Sadly, I know not words to do justice to the trip down the Grand Canyon. Top thoughts from my trip down the Grand Canyon:
The rocks and cliffs are amazing. There is nothing like looking up at 2,000-3,000 feet of rock and thinking about just how old the rocks are. I kept looking at them wondering how many inches represent the rocks that are only as old as recorded history. There is something awe inspiring in looking up at thousands of feet of rock cliff and wondering whether the part that represents recorded history would be as thick as a ream of computer paper.
My favorite hike was about 500 feet up a cliff to a granary. We’re not talking about up a gentle slope. The hike was climbing often on all 4s. The views from this hike were spectacular, and all I kept thinking was “American Indians used to haul grain all the way up here?” Coming back all I could think about was making that hike hungry because I wanted the grain from the granary…nobody ever said the people living in the Grand Canyon were soft. Wow. I was hurting just hiking up there carrying a just a water bottle and a disposable camera.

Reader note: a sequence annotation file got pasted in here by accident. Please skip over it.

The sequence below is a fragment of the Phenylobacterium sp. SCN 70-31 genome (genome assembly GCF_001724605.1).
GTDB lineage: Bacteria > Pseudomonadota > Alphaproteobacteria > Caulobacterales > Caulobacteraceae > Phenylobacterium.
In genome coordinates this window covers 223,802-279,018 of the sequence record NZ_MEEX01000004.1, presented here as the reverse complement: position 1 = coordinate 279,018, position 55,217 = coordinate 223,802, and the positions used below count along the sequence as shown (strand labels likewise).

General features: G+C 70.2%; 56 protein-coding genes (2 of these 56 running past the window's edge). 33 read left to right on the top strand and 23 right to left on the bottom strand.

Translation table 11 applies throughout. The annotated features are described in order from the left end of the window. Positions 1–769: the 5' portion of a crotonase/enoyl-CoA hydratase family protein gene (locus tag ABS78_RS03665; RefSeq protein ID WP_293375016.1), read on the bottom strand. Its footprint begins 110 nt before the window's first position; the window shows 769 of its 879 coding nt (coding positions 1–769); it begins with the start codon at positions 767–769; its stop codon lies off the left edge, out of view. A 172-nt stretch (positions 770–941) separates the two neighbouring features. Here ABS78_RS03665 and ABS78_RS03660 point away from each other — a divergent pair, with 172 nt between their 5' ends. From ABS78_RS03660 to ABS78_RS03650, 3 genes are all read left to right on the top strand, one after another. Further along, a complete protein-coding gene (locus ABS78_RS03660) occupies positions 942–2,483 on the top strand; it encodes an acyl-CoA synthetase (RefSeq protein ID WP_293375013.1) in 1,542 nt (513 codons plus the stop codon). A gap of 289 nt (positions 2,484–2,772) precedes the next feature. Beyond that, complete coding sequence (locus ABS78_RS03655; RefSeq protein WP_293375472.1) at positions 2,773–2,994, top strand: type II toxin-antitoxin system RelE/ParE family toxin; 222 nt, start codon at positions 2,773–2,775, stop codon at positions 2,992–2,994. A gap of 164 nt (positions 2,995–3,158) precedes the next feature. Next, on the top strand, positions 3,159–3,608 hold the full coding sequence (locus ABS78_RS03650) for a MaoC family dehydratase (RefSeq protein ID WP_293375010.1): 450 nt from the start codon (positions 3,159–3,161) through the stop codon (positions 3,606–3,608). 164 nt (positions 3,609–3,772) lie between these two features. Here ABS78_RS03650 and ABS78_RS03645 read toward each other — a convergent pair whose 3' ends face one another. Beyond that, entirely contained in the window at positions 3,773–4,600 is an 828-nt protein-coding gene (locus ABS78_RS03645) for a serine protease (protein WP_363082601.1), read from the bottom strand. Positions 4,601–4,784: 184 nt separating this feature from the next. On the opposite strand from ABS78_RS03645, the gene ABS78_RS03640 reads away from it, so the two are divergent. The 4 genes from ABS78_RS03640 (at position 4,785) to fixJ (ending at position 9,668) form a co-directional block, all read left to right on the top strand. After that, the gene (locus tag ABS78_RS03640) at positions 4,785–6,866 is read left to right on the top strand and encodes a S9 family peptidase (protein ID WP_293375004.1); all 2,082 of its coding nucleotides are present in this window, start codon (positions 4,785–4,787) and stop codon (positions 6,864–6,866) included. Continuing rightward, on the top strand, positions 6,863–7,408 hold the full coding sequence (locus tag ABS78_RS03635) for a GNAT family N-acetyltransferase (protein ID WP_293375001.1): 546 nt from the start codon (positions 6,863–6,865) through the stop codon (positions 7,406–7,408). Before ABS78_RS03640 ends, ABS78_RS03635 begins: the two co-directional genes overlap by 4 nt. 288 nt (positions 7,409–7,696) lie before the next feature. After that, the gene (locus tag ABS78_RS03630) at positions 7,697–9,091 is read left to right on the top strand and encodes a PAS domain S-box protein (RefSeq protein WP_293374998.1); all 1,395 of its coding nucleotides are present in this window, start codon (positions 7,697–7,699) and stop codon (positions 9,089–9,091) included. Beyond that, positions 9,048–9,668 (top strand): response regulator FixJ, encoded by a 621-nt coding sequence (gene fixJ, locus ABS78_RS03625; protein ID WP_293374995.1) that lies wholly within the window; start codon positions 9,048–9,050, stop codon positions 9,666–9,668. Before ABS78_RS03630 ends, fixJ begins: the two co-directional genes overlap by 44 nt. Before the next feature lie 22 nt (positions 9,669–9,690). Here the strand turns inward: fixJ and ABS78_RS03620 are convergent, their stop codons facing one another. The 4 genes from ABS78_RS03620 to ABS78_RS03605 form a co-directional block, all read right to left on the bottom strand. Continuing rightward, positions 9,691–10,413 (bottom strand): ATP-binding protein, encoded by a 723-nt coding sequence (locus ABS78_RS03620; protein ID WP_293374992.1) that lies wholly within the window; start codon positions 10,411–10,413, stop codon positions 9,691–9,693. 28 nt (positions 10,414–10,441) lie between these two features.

It’s amazing how camping with the same group of 30 people for a week will lower one’s inhibitions. On the first night, we’re all making the slog of a trek the maximum distance from anyone else to go take a piss in the river. By the last night, we’re all going within 30 feet of the boat and just thinking to our selves that it doesn’t matter because it’s dark anyway. The other amazing thing is how luxurious it feels to be back to good plumbing. No more number 1 and 2 in different places. No more falling in the river at 2am when nature makes an inconvenient call. Sometimes it just takes a basic experience to realize how spoiled I am.
I loved Bryce Canyon in Utah where a few of us went after the trip for some day hikes. The pillars against the countryside are beautiful. I think my second favorite hike from the whole trip was there as we hiked down to the bottom there and back up (change in elevation about 500 ft). This hike was great, and it felt like a complete luxury to have a nice, fairly smooth path.
Finally, I missed my wife and kid pretty much every night. One would think it would be the laying on the ground or anyone of the other inconveniences of camping with a group of 30 that would make one miss sleep. Honestly, it was the lack of a kiss goodnight, lack of a baby’s giggle, and the wondering what I was missing at home that kept me up at night. I know it’s sappy, but I really like my home life.